Clare Polkinghorne is in the grip of a title fight in the Norwegian Toppserien with her Avaldsnes in equal second, just one point behind the league leaders.
Polkinghorne’s 2020 could have a silver lining with her Avaldsnes locked in a title race following an impressive run which has seen them remain unbeaten since the start of August.
The COVID-19 pandemic may have sprung a few spanners in the works but that does not seem to have affected Polkinghorne and her determination to succeed.
“It was a funny year all round, there was a long period where there was no football which was a different type of challenge for us all but to finally get over to Norway and get back into football full-time has been something that I’ve really enjoyed,” Polkinghorne told Matildas.com.au.
“My time at Avaldsnes has been really enjoyable thus far and we’ve got about three games to go and we’re still in the hunt for the title.
“I’m really proud how the group has come together throughout the season and we’ve just got to finish off as strongly as we have been doing the last few weeks.”
The lack of game time throughout the pandemic did bring about some positives for the Westfield Matildas defender but there were certain aspects of the footballing lifestyle which she has sorely missed.
“It gave me a good opportunity to have a rest which we don’t usually get with our busy schedules, so it gave me a good chance to have a few weeks off and recharge the batteries,” she said.
“That’s something which we’ve really not had the opportunity to do. I guess it was just a lot of individual training and working out on your own which was okay for a bit but got challenging towards the end.
“There’s nothing quite like training and playing in a group environment. That’s one of the reasons that footballers play football because of the people around them and their teammates.”
The ex-Brisbane Roar stalwart joined a side who were undergoing quite a few personnel changes and it took some time before everything started to fall in place for the Norwegian outfit.
“It takes a little bit of time to get used to playing with each other and understanding of the way we went to play in each other’s strengths,” Polkinghorne said.
“It took us some time to get going, we didn’t have poor results but I think we were a little bit inconsistent in the way we were playing and we’d have a good game ad then we’d have a poorer game.
“The last month especially, we’ve definitely put some good results on the board.”
There are some overriding features which she believes have been central to her side’s recent run of form.
“We’ve got that team chemistry where everyone is willing to work hard for each other and we’ve got the character in the team to work for each other,” she said.
“Everyone gets along really well off the field as well which definitely helps.”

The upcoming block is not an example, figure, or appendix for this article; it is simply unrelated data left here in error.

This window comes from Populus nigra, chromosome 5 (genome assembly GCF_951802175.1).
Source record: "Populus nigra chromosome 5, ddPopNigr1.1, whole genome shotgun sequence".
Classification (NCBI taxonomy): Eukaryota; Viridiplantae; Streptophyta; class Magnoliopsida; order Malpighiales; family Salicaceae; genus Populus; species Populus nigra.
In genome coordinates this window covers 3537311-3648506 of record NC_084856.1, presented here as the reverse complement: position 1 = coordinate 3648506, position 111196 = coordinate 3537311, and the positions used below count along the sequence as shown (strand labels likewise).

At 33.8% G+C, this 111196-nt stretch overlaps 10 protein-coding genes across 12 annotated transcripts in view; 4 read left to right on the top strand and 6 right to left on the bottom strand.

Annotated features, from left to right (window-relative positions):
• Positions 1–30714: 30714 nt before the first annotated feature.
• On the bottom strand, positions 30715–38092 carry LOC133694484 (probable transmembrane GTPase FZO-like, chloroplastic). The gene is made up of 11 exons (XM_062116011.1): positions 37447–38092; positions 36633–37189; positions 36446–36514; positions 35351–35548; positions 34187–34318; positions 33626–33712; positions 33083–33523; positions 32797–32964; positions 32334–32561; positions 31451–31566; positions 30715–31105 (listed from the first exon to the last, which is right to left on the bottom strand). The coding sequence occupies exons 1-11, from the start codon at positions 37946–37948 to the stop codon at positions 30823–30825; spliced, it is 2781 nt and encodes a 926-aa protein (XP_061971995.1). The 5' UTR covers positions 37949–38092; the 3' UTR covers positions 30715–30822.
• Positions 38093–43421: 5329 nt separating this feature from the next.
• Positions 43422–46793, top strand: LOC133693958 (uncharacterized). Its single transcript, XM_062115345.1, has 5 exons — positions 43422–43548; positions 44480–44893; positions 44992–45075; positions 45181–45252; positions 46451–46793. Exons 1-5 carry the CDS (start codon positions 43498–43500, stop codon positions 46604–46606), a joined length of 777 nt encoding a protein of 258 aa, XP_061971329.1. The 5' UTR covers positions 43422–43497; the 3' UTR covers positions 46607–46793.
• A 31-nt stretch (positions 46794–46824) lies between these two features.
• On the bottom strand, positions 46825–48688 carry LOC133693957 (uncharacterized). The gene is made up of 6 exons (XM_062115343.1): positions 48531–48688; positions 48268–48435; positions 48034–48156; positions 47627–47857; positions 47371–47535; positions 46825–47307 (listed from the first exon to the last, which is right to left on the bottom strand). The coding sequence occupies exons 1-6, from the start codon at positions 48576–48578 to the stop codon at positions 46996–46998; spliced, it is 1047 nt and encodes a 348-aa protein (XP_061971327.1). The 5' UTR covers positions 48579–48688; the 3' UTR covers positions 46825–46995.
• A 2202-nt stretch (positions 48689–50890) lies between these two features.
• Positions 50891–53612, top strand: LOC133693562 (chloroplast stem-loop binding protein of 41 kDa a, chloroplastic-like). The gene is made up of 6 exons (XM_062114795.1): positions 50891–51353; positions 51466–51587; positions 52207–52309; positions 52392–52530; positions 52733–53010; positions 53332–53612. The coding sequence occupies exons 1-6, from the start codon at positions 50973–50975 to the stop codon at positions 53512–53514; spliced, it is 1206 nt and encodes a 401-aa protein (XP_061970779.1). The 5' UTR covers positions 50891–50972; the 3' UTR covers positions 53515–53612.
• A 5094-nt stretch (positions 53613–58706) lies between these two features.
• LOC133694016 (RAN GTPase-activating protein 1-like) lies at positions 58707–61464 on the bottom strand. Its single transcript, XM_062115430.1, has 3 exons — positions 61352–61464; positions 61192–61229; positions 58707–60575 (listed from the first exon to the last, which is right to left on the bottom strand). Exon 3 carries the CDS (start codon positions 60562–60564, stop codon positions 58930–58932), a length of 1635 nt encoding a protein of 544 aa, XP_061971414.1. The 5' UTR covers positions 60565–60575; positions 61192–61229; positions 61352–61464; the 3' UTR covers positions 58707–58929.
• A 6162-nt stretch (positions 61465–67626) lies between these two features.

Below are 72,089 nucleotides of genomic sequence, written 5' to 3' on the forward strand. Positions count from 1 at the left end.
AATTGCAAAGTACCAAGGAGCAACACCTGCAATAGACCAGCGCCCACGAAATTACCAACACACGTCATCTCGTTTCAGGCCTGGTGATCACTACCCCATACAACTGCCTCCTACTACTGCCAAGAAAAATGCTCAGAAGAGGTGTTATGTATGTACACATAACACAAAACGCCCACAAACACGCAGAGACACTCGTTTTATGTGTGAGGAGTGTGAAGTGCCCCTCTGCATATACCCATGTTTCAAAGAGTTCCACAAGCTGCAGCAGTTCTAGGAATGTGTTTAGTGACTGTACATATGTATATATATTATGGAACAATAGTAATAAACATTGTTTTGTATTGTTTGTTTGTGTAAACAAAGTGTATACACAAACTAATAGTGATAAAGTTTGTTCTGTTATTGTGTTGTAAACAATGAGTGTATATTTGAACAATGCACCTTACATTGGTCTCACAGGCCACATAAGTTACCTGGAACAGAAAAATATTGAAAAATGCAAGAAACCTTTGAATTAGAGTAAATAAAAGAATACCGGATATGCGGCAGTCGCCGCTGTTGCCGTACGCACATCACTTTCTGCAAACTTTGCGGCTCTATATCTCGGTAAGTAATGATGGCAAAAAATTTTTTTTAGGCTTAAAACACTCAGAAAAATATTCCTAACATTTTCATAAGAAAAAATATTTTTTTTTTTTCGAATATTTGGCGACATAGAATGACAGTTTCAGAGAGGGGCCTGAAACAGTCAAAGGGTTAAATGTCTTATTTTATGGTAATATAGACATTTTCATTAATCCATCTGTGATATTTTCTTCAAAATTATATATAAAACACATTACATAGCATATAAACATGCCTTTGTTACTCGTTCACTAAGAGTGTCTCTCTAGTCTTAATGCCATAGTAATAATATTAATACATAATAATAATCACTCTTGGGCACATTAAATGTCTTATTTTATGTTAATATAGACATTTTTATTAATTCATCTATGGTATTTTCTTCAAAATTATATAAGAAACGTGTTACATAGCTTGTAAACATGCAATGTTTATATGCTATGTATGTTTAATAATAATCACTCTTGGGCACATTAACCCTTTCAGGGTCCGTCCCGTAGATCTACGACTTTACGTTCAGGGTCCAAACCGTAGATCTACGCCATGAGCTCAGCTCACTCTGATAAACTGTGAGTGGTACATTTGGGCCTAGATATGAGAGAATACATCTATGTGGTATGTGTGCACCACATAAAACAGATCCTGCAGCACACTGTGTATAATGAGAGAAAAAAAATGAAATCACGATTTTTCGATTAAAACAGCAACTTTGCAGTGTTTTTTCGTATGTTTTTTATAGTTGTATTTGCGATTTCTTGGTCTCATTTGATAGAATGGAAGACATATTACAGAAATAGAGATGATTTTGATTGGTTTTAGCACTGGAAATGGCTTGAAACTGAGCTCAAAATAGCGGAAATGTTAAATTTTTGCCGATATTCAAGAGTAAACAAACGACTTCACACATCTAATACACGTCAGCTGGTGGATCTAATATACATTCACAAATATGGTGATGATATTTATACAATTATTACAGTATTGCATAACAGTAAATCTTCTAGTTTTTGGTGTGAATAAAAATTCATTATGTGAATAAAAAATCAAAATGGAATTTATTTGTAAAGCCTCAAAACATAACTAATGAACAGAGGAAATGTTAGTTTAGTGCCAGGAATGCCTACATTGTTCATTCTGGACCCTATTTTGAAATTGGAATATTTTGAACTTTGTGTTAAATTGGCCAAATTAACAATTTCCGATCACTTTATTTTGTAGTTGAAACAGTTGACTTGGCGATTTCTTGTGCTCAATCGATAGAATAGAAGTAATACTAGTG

Her move to the other side of the world has been made a lot easier by the fact that she has a trusted friend in former Roar teammate Katrina Gorry playing alongside her.
“It was nice to have a little bit of company during the quarantine period and then a familiar face around training is always nice,” she said.
“We’ve played together for a long time now. I love playing with Mini (Gorry), she’s a quality footballer.”
In terms of the national team, the arrival of the Westfield Matildas new head coach, Tony Gustavsson, is a reason for excitement for Polkinghorne who envisages further development for the side under his leadership.
“I think it’s always a good opportunity to lay some new foundations on what we’ve already done,” she revealed.
“Fresh eyes and a new perspective is always a positive and he’s achieved a lot of great things in the game.
“Things that are a priority for us to achieve as a team.
“I’m just really excited to get underway and get back into international football.”
The rapid influx of Westfield Matildas across the various European leagues has placed the national side in good stead as it looks to develop further with Polkinghorne under the belief that Europe is the perfect stage for all Aussie women to be competing in.
“For a long time, Europeans have been setting the standard and it’s evident in the last World Cup where I think seven out of the last eight teams were European,” she said.
“Obviously, they’re doing something right over here. They live and breath football, so if we can immerse ourselves in that footballing culture and play at the highest level week-in-week-out, that’s only going to benefit the national team.”
“I think we’re seeing a lot of the Matildas in Europe at the moment and I think that’s going to continue.”